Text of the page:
Recent discussions on the future of metropolitan cities underscore the pivotal role of (social) equity, driven by demographic and economic trends. More equal policies can foster and contribute to a city's economic success and social stability. In this work, we focus on identifying metropolitan areas with distinct economic and social levels in the greater Los Angeles area, one of the most diverse yet unequal areas in the United States. Utilizing American Community Survey data, we propose a Bayesian model for boundary detection based on income distributions. The model identifies areas with significant income disparities, offering actionable insights for policymakers to address social and economic inequalities. Our approach formalized as a Bayesian structural learning framework, models areal densities through finite mixture models. Efficient posterior computation is facilitated by a transdimensional Markov Chain Monte Carlo sampler. The methodology is validated via extensive simulations and applied to the income distributions in the greater Los Angeles area. We identify several boundaries in the income distributions which can be explained in light of other social dynamics such as crime rates and healthcare, showing the usefulness of such an analysis to policymakers.

*2023/12/21*

Mario Beraha

Politecnico di Milano

##### Statistical learning of random probability measures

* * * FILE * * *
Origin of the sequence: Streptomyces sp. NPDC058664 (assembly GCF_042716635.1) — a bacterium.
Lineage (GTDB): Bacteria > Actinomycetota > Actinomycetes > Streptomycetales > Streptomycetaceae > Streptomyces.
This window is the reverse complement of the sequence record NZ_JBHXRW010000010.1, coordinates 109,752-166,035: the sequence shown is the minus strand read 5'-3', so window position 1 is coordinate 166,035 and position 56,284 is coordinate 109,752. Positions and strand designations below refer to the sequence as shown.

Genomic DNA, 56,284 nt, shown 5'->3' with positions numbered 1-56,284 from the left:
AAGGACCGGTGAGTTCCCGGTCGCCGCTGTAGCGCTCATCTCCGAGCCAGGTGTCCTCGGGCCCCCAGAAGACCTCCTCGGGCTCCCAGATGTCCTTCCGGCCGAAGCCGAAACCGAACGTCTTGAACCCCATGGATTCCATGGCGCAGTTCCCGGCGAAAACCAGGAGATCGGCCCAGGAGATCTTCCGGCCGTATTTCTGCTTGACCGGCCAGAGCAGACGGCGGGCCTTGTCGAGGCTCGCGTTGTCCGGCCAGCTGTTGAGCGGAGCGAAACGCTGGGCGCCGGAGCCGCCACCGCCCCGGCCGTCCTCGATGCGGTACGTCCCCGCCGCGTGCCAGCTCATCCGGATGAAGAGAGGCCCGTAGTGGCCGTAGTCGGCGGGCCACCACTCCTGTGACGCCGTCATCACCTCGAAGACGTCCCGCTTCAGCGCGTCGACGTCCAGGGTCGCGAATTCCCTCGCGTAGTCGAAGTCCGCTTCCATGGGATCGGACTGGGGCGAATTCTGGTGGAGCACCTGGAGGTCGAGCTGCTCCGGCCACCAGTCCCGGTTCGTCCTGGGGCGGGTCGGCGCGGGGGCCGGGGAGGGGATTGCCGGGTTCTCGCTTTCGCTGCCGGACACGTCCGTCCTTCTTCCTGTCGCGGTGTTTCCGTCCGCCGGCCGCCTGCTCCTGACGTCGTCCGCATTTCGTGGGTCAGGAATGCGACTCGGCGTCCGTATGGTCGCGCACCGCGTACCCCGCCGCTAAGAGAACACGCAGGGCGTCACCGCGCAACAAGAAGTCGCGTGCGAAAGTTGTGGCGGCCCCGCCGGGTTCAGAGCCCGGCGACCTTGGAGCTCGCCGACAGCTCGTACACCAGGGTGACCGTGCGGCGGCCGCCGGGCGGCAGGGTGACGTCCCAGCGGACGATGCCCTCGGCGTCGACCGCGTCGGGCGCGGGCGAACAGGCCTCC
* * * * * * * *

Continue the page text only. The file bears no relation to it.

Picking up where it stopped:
The study of random probability measures is a lively research topic that has attracted interest from different fields in recent years. In this thesis, we consider random probability measures in the context of Bayesian nonparametrics, where the law of a random probability measure is used as prior distribution, and in the context of distributional data analysis, where the goal is to perform inference given avsample from the law of a random probability measure. The contributions contained in this thesis can be subdivided according to three different topics: (i) the use of almost surely discrete repulsive random measures (i.e., whose support points are well separated) for Bayesian model-based clustering, (ii) the proposal of new laws for collections of random probability measures for Bayesian density estimation of partially exchangeable data subdivided into different groups, and (iii) the study of principal component analysis and regression models for probability distributions seen as elements of the 2-Wasserstein space. Specifically, for point (i) above we propose an efficient Markov chain Monte Carlo algorithm for posterior inference, which sidesteps the need of split-merge reversible jump moves typically associated with poor performance, we propose a model for clustering high-dimensional data by introducing a novel class of anisotropic determinantal point processes, and study the distributional properties of the repulsive measures, shedding light on important theoretical results which enable more principled prior elicitation and more efficient posterior simulation algorithms. For point (ii) above, we consider several models suitable for clustering …

*2023/3/29*

Mario Beraha

Politecnico di Milano

arXiv preprint arXiv:2310.09818

##### MCMC for Bayesian nonparametric mixture modeling under differential privacy